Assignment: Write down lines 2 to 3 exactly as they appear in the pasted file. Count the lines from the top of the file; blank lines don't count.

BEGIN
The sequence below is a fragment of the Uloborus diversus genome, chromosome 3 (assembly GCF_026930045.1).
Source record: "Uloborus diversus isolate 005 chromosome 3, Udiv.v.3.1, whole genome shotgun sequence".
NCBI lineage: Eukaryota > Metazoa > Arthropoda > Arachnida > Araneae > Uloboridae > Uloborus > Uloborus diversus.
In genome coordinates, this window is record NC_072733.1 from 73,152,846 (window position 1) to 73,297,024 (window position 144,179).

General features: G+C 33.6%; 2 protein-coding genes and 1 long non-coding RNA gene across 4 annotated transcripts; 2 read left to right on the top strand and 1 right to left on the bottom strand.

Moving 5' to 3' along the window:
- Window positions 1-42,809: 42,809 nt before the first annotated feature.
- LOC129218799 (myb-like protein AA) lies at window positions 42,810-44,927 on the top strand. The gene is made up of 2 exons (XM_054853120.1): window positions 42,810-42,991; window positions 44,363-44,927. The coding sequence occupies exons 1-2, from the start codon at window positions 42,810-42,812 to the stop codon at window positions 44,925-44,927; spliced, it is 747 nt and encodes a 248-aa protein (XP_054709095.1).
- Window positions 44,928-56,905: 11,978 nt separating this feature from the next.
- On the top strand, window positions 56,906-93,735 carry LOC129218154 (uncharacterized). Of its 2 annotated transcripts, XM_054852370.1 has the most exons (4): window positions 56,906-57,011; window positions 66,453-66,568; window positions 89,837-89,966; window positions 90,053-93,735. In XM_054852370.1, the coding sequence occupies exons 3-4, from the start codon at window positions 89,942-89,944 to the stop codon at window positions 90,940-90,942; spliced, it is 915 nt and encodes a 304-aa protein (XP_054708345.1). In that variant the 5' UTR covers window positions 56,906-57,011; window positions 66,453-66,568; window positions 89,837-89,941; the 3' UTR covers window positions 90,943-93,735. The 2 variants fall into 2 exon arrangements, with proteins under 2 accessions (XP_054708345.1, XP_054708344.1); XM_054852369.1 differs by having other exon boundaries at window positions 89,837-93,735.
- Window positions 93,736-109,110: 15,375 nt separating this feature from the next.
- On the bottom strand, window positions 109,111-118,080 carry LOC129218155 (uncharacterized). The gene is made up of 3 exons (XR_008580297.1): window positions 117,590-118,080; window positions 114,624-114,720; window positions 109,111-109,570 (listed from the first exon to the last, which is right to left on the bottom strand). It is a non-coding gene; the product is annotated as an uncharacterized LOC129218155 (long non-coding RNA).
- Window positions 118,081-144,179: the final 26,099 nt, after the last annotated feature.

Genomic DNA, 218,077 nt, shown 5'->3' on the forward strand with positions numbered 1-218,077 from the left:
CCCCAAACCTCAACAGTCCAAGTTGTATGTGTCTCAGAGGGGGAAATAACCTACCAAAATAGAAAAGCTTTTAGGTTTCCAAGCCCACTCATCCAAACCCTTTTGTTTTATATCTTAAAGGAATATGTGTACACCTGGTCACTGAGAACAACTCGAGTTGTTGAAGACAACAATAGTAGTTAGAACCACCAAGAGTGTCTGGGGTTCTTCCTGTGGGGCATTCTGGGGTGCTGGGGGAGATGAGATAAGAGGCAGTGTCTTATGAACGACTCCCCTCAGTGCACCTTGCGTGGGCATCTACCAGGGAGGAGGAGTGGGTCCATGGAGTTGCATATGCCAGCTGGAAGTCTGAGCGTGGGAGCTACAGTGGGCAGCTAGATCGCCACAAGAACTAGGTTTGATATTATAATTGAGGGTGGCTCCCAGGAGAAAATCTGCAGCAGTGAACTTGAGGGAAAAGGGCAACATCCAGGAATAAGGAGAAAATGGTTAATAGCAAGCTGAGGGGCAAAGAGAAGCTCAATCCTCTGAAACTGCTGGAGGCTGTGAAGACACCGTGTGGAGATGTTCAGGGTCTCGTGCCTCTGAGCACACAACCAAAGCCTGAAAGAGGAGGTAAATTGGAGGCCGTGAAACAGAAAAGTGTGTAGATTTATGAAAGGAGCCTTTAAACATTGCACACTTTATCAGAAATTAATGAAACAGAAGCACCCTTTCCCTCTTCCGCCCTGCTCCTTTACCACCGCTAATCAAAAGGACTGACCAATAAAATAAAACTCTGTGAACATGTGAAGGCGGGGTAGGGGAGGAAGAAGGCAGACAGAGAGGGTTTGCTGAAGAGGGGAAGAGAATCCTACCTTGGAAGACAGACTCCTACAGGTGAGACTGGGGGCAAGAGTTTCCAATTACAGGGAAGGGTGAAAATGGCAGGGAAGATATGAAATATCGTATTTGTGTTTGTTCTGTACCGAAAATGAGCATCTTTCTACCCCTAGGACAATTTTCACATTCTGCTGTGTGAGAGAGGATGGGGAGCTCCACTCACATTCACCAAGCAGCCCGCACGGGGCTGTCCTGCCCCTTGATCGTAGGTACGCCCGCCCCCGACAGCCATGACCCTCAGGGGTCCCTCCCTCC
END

Source record: "Uloborus diversus isolate 005 chromosome 3, Udiv.v.3.1, whole genome shotgun sequence".
NCBI lineage: Eukaryota > Metazoa > Arthropoda > Arachnida > Araneae > Uloboridae > Uloborus > Uloborus diversus.